Why is there a horse hitching post in downtown Farmville?

Published 8:00 pm Monday, August 28, 2023

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FARMVILLE – If you walk behind Walker’s Diner, a new addition to the landscape might catch your eye. Downtown Farmville now has a horse-hitching post. The question is how did it get there?

The process started several weeks ago with a simple Facebook post. Tracy McIntyre has lived in Farmville for the past 10 years and enjoys riding her horse on the High Bridge Trail with her riding group, the Vintage Vaqueras. During their ride, they decided to stop and get something to eat at Walker’s Diner on North Main Street. Since there wasn’t a horse-hitching post, they tied their horses to a nearby tree. 

While they ate, Nancy Alexander, executive director of the Farmville Downtown Partnership, snapped a picture of the horses for the organization’s Facebook page, highlighting downtown. Seeing horses downtown was something fun to feature, she said. The picture received more engagement than she expected as it caught one of the horses eating the bark off of the tree, which is bad for the horse and the tree. Fortunately, both are doing fine after the incident.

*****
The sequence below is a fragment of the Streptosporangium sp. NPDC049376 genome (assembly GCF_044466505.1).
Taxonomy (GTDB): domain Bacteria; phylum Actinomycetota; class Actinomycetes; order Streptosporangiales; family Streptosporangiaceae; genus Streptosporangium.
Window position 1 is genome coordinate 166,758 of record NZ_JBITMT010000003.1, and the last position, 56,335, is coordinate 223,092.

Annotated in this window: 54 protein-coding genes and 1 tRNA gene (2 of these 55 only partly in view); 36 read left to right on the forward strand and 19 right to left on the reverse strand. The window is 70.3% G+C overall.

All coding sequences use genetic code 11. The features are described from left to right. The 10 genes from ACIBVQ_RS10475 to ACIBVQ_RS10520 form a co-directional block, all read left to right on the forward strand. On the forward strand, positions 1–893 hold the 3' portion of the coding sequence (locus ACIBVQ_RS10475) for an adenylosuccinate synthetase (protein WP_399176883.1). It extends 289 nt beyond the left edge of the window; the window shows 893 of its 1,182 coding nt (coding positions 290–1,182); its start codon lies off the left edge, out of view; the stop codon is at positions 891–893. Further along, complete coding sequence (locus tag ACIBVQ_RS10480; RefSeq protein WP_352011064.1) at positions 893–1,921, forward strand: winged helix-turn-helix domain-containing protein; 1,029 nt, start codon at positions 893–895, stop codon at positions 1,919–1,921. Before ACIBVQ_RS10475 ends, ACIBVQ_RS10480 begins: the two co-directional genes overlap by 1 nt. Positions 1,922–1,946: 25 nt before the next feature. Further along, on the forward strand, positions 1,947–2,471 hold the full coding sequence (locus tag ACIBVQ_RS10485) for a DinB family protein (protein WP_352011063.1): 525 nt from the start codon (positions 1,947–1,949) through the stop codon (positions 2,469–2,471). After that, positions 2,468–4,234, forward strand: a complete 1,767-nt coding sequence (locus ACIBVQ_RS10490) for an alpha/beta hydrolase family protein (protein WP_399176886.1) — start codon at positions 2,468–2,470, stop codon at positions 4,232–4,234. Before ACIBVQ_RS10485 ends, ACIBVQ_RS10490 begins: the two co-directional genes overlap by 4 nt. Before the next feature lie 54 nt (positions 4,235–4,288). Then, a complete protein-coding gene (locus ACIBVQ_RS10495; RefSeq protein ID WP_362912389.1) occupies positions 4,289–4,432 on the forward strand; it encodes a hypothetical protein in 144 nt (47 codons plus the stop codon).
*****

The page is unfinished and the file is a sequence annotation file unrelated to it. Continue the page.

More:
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This post sparked a collaboration between the Farmville Downtown Partnership, the Vintage Vaqueras and the High Bridge State Park staff. 

“This was a chance for the Farmville Downtown Partnership to end up bringing groups together to make something positive,” said Alexander. 

Putting a post in downtown Farmville 

Seeing the Facebook post, McIntyre reached out to Alexander about what they could do to get a post put in to avoid something like this happening again. Both met with the High Bridge Trail Park Manager Daniel Jordan who asked what McIntyre could contribute to put in this post. 

McIntyre was hesitant to donate towards a new post as there used to be a post there but was removed years ago. She believes that was due to a health code violation as Walker’s used to use the building in the back for cooking. For this horse-hitching post, they went through all the right avenues and it was approved. Leslie Keck, one of the Vintage Vaqueras, helped in the process as her husband, Alan, is a blacksmith and created the metalwork for the post.

“I’m happy to have a new place for riders to stop,” said McIntyre. “There are not many horse riders on the trail because you have to have a well-broken horse, but we really enjoy it and are happy to donate the post and put it in.”